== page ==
What Buffett said (and what he didn’t say)

The Hill told readers this morning that Warren Buffett “indicated Friday he did not agree with the president’s proposal to raise taxes on millionaires.” Around the same time, Mark Halperin ran this headline: “Buffet [sic] Seems Cool to Buffet Rule.” House Majority Leader Eric Cantor’s (R-Va.) office has been pushing the line all morning that Buffett doesn’t support the so-called Buffett Rule.

So, what’s the real story? Did Buffett break from the White House and reject the same idea he’d already endorsed? Cantor’s office may have successfully spun the media, but the truth is far more mundane. Pat Garofalo has the transcript of the exchange on CNBC this morning that’s caused such a fuss.

Q: Are you happy you said yes [to having your name on the Buffett rule]?

BUFFETT: Sure, I wrote about it.

Q: Are you happy with the way it’s been described? Is the program that the White House has presented — a million dollars and over — your program?

BUFFETT: Well, the precise program, I don’t know what their program will be. My program will be on the very high incomes that are taxed very low. Not just high incomes, some guy making $50 million a year playing baseball, his taxes won’t change. Make $50 million a year appearing on television, his income won’t change. But if they make a lot of money and they pay a very low tax rate, like me, it would be changed by a minimum tax that would only bring them up to what other people pay.

There may be some subtle policy nuances between the White House line and Buffett’s, but they’re clearly aiming at the same policy goal. Reports that Buffett is rejecting the administration’s line are pretty misleading.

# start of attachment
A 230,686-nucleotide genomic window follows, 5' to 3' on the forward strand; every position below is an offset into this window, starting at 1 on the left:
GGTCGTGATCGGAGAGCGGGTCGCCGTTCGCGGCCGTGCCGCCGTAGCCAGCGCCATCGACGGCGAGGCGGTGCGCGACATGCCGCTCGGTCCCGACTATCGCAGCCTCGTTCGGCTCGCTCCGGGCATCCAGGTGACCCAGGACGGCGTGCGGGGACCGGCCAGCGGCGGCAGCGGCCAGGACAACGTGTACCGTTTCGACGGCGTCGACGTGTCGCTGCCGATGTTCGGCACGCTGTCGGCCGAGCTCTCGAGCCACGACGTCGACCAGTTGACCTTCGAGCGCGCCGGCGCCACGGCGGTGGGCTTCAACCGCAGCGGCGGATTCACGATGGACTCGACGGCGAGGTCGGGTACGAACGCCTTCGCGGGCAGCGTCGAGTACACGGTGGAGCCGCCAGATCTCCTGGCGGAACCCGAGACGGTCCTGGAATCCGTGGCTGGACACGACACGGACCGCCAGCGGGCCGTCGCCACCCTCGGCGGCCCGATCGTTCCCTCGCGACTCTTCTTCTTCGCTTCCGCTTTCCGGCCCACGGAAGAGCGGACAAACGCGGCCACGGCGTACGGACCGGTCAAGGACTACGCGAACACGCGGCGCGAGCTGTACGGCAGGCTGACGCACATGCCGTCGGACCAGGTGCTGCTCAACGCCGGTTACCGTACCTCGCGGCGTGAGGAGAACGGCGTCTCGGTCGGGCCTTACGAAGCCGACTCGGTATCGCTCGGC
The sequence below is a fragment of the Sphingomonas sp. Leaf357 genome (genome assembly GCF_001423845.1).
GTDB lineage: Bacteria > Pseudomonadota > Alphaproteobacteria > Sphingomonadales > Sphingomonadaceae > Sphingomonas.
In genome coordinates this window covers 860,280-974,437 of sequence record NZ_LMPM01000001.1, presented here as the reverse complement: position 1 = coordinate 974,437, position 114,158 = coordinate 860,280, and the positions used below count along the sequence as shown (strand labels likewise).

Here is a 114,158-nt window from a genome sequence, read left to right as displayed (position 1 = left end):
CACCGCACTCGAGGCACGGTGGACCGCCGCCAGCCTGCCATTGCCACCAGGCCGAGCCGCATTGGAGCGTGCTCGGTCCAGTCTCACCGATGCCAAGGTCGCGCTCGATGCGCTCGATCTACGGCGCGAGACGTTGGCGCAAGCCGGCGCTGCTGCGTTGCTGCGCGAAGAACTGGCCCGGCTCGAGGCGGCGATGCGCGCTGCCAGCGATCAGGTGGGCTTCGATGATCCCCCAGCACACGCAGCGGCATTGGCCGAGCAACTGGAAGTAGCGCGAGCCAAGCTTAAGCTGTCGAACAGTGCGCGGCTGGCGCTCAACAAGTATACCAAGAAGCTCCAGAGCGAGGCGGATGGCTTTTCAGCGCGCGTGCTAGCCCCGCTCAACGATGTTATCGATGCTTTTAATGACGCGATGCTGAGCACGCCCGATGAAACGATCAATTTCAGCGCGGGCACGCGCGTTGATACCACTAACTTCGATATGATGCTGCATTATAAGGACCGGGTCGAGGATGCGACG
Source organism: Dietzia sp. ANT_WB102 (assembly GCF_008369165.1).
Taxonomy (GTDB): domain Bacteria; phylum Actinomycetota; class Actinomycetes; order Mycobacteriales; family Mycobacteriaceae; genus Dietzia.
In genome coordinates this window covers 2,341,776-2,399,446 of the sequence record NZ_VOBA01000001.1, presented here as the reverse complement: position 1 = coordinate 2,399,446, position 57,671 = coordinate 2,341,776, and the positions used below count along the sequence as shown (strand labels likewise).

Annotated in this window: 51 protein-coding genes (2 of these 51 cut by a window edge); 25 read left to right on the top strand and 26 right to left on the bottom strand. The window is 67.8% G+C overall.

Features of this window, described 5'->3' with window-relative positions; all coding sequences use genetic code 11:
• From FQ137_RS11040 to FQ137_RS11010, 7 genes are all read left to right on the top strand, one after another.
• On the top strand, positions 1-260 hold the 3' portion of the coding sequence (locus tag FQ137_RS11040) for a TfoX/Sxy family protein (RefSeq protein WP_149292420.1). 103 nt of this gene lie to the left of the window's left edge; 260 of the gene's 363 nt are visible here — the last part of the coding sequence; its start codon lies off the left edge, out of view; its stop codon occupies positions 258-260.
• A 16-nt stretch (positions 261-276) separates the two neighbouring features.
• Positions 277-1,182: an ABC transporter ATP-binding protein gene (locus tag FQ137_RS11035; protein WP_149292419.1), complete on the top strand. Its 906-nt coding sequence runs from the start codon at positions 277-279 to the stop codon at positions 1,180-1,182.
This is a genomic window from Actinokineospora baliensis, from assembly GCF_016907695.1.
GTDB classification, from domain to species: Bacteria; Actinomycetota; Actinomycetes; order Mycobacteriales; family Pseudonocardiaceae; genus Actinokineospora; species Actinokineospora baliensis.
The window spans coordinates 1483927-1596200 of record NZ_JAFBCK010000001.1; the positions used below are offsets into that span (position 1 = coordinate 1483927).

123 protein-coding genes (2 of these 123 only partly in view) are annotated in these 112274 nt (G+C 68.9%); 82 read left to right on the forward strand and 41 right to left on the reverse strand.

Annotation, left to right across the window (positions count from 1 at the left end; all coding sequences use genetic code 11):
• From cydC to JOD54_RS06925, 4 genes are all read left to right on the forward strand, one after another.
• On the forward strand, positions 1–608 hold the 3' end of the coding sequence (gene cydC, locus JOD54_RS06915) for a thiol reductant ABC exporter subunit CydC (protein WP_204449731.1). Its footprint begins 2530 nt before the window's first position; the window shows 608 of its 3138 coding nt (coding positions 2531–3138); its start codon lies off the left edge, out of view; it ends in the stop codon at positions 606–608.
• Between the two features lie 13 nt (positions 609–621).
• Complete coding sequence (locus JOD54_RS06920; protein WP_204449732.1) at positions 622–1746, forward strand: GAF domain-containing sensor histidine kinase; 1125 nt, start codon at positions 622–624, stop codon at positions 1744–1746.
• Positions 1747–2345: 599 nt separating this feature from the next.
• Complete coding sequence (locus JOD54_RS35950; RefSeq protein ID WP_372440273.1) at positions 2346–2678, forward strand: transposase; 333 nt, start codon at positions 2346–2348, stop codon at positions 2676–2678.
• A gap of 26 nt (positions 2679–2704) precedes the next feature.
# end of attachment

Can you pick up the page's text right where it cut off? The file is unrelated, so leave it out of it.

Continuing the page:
What about this notion that actors and star athletes making $50 million a year won’t see a tax change? As Garofalo explained, this is “entirely consistent with the Buffett rule, since wages that athletes earn are taxed as income (at 35 percent), not as an investment (and therefore at 15 percent) like much of Buffett’s income. It’s that break on investment income that, in large part, allows the wealthy to pay lower tax rates.”

And for Republicans to suddenly look at Buffett as some kind of ally is just silly. A half-hour after the CNBC interview, the Berkshire Hathaway CEO did another interview, this time on CNN rejecting the conservative line even more forcefully: “[T]here has been class warfare the last 20 years, and my class has won. We are the ones that got their tax rates reduced dramatically.” Even in the CNBC interview, though Buffett did not endorse the entirety of the American Jobs Act, he was asked whether he disagrees with the plan to raise taxes on those making $250,000 or more. Buffett replied, “No, no, no, no.”

Those trying to argue that Obama and Buffett are somehow at odds just aren’t telling the whole story.